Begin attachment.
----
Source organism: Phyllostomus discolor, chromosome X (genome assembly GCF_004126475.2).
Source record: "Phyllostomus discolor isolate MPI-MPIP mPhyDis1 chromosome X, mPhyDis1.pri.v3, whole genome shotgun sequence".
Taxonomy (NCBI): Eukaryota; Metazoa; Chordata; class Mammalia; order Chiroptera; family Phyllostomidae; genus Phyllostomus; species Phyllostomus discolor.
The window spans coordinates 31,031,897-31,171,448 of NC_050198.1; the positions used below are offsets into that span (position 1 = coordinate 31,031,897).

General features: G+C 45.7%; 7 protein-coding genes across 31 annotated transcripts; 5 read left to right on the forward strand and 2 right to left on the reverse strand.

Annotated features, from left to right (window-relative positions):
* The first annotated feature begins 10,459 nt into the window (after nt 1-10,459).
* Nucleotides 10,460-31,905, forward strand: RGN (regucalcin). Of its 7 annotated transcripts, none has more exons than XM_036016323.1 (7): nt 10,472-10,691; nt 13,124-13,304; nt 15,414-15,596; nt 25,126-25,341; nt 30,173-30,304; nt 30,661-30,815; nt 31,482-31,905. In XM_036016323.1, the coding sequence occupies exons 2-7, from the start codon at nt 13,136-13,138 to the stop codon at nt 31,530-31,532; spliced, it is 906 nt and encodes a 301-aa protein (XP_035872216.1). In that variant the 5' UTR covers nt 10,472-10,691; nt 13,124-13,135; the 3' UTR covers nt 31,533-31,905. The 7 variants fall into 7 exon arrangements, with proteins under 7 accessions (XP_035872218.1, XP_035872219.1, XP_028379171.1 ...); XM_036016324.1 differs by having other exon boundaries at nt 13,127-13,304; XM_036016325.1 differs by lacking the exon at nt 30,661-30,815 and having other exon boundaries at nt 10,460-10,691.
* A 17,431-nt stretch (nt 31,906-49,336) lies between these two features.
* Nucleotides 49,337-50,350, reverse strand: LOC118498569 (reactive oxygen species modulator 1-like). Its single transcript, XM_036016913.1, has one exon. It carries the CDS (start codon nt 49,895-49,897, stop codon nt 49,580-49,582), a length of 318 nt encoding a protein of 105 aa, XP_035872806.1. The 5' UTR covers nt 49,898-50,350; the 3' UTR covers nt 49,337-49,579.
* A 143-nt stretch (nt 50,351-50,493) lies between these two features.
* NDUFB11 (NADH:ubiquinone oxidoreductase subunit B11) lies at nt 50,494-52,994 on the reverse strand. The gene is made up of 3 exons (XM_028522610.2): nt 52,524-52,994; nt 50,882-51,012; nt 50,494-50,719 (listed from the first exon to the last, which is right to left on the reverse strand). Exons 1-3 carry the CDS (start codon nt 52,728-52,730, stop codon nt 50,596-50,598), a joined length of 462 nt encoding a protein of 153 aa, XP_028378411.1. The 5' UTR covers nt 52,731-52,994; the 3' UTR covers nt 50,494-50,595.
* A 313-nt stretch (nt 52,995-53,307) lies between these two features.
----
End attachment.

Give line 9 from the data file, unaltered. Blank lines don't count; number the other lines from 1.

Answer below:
* A 17,431-nt stretch (nt 31,906-49,336) lies between these two features.